When harvesting, cut the “snowball” close to the bag using a sharp knife. Be careful not to damage the spine. It is said that this mushroom will store longer in the fridge when handled properly. Subsequent flushes will occur. The fruits will normally develop at the sites of previous fruits.
|Incubation Temperature:||70-75 ° F (21-24 ° C)|
|C02:||> 5,000-40,000 ppm.|
|Fresh Air Exchanges:||0-1 per hour.|
|Initiation Temperature:||50-60 ° F (10-15.6 ° C)|
|Fresh Air Exchanges:||5-8 per hour|
|Light Requirements:||500-1,000 lux|
|Temperature:||65-75 ° F. (18-24 ° C.)|
|Relative Humidity:||(85) 90-95%|
|Fresh Air Exchanges:||5-8 per hour|
|Light Requirements:||500-1,000 lux|
14 days apart.
Suggested Agar Culture Media:
MYPA, PDYA, DFA, MEA.
STERILIZED Sawdust supplemented with wheat bran for indoors.
Hardwood and Douglas Fir logs for outdoors.
Hericium Erinaceus Taste
Also called the “lobster of Mushrooms”. It has an indistinct taste but it's fantastic at soaking up any flavor. Some say it has the texture of crab or lobster and resembles cauliflower.
Lion’s Mane mushrooms are best suited for cooked applications such as baking, frying, roasting, and sautéing. Their meaty texture is often used as a substitute for meat and can be served as a replacement for seafood, lamb, and pork. They are also commonly sautéed and served in pasta, stir-fries, soups, surf and turf, burgers, and salads.
The lion’s mane mushroom contains eight amino acids as well as zinc, iron, selenium and organic germanium. In addition to high potassium content, it is also low in sodium. This medicinal mushroom is highly valued due to its many polysaccharides and polypeptides.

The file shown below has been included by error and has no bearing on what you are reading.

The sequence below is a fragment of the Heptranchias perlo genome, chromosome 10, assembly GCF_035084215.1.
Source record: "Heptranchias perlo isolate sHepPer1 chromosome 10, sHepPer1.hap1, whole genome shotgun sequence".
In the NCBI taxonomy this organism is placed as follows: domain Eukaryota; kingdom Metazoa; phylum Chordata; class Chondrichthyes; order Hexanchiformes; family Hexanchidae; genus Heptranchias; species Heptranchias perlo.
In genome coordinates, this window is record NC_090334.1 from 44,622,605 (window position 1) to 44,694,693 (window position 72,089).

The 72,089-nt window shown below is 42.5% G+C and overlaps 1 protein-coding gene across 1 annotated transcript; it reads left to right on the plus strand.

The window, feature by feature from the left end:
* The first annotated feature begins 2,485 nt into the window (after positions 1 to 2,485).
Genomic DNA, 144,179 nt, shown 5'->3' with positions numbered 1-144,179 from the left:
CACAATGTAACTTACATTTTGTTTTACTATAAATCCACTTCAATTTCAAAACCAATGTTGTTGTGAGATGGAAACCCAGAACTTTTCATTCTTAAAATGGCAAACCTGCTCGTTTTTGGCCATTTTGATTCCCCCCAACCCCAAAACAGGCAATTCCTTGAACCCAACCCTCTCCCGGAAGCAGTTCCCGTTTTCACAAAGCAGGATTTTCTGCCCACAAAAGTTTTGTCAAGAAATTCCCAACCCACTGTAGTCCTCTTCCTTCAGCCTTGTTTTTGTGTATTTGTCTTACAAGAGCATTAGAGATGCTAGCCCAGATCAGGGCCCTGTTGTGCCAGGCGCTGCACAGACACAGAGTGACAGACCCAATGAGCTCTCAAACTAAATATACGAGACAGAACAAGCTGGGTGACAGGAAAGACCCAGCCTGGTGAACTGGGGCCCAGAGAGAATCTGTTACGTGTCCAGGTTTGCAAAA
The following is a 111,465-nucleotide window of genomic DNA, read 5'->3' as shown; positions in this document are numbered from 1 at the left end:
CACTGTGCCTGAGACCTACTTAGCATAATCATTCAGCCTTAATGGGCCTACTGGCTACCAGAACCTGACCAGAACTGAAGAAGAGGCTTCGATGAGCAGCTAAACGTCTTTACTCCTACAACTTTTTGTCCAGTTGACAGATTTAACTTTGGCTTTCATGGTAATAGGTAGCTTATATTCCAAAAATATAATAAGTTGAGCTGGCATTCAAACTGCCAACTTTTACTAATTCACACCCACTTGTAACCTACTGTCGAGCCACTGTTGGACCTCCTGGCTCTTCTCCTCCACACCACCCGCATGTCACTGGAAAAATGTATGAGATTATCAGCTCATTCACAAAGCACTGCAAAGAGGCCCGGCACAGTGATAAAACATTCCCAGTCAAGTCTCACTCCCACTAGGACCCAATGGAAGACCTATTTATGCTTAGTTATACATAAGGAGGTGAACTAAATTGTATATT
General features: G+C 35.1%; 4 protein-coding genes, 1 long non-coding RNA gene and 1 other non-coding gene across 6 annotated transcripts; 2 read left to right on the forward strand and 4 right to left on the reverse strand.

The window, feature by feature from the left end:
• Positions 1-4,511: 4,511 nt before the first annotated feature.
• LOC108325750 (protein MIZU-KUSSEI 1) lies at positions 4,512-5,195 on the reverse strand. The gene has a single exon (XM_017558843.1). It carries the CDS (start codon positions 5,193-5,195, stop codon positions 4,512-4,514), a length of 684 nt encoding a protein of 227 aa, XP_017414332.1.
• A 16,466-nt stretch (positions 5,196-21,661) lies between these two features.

Hericium Erinaceus Nutrition Facts
This mushroom comprises of 32 different bioactive compounds and is a rich source of minerals such as selenium, zinc, iron, and potassium.
In addition, it contains mainly amino acids (20 percent) and various polypeptides and polysaccharides. And like seafood, Yamabushitake is a viable plant-based source of vitamin B12.
This mushroom contains only 12 calories per 100 g.
It has an indistinct taste but it's fantastic at soaking up any flavor. Some say it has the texture of crab or lobster and resembles cauliflower.
Recipe: Hericium Erinaceus in Cherry Tomato Sauce
1 large clump of lion’s mane mushroom
1/3 cup olive oil
3-5 cloves of garlic, minced
1 medium-sized shallot, diced
2 pints cherry or grape tomatoes, quartered
Basil, for garnish
Salt and pepper, to taste
Slice the lion’s mane mushroom into steak-like pieces, ½-1 inch thick. Heat the oil in a large skillet, add the lion’s mane (in two batches, if necessary), and cover. Cook for about 3 minutes (until golden-brown) before flipping, and cooking until it is golden brown. Transfer the mushrooms onto a plate lined with a paper towel and set aside.
Add the garlic and shallots to the skillet, and sauté for about a minute until the garlic is fragrant. Add the tomatoes, and sauté on medium-low heat for around 10 minutes, mashing the tomatoes a little with your spatula or a fork.
After around 10 minutes you should have a fairly thick, chunky sauce. Season generously with salt and pepper, remove from the heat and top with fresh, torn basil. Serve the sauce with the cooked lion’s mane, and enjoy!